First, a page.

Dec. 19, 2012
President Barack Obama can’t count on his left flank to support his entitlement changes just because he’s not raising the Medicare eligibility age.
Progressives say the latest deficit-cutting proposal in the fiscal cliff negotiations would unfairly put the squeeze on seniors — largely because a new formula for calculating Social Security payments would fail to account for how much more money they have to spend on health care than the rest of the population.
And that unless the proposed Social Security payment cuts are offset for older, low-income seniors, they’re worried that this vulnerable group could be forced into choosing between necessities — between housing, for instance, and medical care...
In the latest development in the fiscal cliff talks Monday night, Obama agreed to tweak the way some government benefits and income tax brackets are calculated, switching to what’s called the chained consumer price index. The effect would be to slightly slow the increase of cost-of-living adjustments in Social Security and to move people slightly more quickly into higher tax brackets.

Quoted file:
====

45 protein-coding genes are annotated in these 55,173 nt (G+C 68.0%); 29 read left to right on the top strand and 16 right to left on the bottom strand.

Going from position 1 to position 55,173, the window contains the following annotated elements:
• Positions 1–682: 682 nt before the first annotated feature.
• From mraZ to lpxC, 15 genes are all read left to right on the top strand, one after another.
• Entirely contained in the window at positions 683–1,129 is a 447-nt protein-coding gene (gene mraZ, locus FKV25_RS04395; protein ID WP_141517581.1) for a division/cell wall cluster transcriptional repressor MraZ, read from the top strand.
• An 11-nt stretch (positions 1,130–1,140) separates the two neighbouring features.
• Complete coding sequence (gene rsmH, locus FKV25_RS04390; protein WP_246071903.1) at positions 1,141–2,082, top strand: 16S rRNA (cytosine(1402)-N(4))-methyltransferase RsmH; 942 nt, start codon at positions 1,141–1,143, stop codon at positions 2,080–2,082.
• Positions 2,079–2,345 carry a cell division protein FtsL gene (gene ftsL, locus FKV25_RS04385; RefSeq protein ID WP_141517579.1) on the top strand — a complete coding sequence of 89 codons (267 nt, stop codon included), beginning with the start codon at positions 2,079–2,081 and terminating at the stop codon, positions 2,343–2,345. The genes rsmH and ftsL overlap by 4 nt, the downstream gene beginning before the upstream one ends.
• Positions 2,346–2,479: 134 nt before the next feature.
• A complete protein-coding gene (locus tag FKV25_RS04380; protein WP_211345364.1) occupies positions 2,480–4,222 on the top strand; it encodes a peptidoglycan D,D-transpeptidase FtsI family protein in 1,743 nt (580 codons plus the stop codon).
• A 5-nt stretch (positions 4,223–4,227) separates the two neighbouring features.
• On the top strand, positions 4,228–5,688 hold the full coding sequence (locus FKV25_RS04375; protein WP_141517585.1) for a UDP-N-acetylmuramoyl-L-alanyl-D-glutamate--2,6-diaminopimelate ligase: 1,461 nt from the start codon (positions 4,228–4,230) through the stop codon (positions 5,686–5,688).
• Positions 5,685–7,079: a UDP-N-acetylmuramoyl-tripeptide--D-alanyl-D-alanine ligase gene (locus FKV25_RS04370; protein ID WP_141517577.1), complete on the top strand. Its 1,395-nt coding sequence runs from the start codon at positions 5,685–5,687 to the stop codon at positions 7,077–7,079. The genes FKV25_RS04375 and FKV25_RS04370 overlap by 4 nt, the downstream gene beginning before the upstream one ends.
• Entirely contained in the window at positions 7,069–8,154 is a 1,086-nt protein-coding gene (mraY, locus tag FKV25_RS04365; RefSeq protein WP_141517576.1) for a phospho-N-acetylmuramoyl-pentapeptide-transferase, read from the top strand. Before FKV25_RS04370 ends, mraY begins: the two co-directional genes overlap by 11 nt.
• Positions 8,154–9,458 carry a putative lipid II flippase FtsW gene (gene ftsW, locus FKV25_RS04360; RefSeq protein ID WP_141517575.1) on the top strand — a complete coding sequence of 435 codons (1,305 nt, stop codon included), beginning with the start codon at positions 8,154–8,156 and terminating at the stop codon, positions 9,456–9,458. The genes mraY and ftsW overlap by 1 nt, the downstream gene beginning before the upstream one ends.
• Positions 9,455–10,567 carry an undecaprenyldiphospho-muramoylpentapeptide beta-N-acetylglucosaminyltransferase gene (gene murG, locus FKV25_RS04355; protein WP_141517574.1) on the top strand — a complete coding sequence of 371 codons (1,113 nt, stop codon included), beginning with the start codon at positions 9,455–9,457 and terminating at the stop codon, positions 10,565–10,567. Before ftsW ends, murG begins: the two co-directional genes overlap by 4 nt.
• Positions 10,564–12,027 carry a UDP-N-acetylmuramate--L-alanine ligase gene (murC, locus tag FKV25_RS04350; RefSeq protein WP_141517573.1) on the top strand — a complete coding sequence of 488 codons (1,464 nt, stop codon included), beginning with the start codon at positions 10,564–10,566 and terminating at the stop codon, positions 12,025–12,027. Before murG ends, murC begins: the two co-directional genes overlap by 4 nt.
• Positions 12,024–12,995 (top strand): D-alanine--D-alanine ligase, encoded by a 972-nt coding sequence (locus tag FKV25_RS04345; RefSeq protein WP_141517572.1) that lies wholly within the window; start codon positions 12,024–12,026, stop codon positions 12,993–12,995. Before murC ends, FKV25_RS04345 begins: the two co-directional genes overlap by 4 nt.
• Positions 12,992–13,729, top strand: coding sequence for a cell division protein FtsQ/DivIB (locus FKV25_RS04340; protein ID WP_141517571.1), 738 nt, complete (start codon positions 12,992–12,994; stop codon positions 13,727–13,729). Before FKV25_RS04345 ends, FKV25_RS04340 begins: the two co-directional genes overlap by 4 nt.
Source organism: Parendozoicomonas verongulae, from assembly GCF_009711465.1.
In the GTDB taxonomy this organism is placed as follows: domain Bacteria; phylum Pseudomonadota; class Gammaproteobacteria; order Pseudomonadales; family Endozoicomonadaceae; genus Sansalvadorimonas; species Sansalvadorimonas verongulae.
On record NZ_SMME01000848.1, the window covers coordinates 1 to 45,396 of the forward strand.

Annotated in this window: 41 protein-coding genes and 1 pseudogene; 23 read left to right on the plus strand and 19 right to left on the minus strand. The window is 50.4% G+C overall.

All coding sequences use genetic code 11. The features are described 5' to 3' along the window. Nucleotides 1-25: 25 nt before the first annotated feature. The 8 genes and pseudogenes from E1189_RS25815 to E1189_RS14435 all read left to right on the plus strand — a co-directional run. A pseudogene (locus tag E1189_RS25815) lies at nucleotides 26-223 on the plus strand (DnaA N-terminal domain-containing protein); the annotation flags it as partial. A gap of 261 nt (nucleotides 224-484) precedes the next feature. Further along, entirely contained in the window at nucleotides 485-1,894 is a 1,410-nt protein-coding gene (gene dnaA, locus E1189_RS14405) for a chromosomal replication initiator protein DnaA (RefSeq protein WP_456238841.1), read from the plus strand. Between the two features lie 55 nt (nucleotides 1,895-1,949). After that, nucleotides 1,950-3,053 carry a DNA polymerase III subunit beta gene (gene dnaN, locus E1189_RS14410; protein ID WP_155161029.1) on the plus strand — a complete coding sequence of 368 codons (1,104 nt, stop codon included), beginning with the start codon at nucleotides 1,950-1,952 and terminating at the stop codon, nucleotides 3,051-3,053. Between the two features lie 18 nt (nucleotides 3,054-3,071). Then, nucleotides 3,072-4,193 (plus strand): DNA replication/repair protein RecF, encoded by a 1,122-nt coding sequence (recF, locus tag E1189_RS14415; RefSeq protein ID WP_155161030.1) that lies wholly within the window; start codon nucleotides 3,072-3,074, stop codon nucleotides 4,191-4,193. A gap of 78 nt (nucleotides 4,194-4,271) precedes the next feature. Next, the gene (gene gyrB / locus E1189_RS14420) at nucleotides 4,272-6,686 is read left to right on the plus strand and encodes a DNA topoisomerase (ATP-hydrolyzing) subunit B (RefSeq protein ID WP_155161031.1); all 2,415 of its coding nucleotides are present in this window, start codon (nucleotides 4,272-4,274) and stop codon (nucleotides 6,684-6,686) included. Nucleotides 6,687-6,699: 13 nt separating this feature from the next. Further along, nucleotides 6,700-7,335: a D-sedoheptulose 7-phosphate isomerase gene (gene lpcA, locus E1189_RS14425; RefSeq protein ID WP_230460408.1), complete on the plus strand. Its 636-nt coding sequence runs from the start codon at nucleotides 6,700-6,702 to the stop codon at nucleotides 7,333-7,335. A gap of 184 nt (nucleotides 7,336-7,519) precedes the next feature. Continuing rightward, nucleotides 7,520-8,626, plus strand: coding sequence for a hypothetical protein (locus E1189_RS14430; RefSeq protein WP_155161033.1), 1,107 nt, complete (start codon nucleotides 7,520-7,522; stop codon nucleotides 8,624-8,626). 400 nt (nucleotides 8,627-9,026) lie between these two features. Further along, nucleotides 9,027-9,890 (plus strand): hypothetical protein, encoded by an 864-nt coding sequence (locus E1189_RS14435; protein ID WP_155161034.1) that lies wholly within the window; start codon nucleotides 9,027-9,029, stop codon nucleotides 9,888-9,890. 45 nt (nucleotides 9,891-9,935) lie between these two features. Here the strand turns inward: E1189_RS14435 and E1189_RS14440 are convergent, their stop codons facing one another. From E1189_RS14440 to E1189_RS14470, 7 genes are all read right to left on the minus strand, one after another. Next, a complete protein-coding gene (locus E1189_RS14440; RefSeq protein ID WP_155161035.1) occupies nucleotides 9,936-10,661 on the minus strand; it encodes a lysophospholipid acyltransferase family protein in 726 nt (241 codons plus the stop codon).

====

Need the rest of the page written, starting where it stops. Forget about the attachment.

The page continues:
Obama’s offer estimates it would cut the deficit by $135 billion over 10 years.
It’s an idea embraced by many of the prominent deficit-reduction proposals — including Simpson-Bowles, Domenici-Rivlin and the Gang of Six. The reason? Economists generally agree that it’s a more accurate way to calculate inflation, mainly because it takes into account people’s tendency to buy cheaper substitute goods — chicken, for instance — if the cost of beef goes up. The CPI that’s used now doesn’t do that.
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Economic Policy Project